An empty chair will today become a powerful symbol of Chinese repression. The chair should be occupied by Liu Xiaobo, who will be awarded the Nobel peace prize at a ceremony in Oslo. He will be absent as he is serving an 11-year prison sentence in Northeast China’s Liaoning Province.
First jailed for supporting the 1989 student protests in Tiananmen Square, Mr Liu also spent three years in a labour camp in the nineties for campaigning on behalf of other incarcerated Tiananmen protesters. In collaboration with political theorist Zhang Zuhua, he produced a document called Charter 08 calling for an end to one-party rule in China and demanding a shift from authoritarianism towards a more liberal democracy.
The Chinese government considers his demands would threaten the integrity of the Chinese state and jeopardise the massive economic progress it has been achieving in the last few decades. It also believes that the Nobel peace prize is being used as a political tool by Western powers to undermine the nation’s rise as a great world power and rival to the United States of America.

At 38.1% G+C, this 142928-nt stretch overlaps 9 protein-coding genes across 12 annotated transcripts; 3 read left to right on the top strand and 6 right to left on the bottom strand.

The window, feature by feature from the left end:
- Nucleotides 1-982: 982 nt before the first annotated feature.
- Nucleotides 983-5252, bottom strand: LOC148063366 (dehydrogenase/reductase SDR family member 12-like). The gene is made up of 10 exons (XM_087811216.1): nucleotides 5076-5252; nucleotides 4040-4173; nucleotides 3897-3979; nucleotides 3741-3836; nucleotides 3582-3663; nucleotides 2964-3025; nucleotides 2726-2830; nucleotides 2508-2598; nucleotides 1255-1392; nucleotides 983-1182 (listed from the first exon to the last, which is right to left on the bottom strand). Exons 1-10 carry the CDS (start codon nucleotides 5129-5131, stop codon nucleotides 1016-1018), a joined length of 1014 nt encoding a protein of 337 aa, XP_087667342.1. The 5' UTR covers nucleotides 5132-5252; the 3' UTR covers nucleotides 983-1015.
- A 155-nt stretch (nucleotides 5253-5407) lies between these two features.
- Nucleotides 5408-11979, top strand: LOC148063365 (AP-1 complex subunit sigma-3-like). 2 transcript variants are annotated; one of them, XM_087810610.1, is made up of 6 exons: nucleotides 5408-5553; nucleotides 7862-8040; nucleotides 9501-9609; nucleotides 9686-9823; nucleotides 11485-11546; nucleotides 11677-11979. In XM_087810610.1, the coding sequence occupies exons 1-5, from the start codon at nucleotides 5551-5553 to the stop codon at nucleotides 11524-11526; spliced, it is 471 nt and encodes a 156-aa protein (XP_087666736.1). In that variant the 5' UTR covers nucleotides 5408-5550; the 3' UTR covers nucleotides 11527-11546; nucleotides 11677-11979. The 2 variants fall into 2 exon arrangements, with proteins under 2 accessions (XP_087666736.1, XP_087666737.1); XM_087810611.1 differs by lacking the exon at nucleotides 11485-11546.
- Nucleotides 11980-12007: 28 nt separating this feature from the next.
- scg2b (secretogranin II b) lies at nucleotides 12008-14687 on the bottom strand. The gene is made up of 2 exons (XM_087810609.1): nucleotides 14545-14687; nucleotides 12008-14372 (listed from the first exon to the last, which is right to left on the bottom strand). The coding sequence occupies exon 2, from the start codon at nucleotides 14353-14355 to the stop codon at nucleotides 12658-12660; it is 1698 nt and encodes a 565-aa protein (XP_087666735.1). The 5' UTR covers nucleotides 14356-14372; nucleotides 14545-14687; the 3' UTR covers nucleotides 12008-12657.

Moral and value judgements aside, perhaps authoritarianism can deliver higher levels of economic growth than democracy. Analysis of the Chinese model appears to bear that out. Cormac McCarthy wrote: “Moral law is an invention of mankind for the disenfranchisement of the powerful in favor of the weak”. Plato and Winston Churchill would probably agree.
So which works better – government by a totalitarian wealthy subset of the productive class or a philosophically more attractive system? Perhaps you believe a blend of moral democracy and economic authoritarianism could be successful? Take your pick. It’s a very big question and it’s easy to give a quick, unconsidered answer.
But what I find disturbing about today’s Oslo ceremony is not just Mr Liu’s empty chair. It’s the other empty chairs. The ones that will be left vacant by representatives of Afghanistan, Colombia, Cuba, Egypt, Iran, Iraq, Kazakhstan, Morocco, Pakistan, the Philippines, Russia, Saudi Arabia, Serbia, Sudan, Tunisia, Ukraine, Venezuela and Vietnam. All brow-beaten into declining their invitations. All cravenly seeking favour from the Chinese Communist regime.
So if one chair in Oslo marks the absence of a brave man, the others mark the absence of those who, to paraphrase Junius, fawn upon those above them.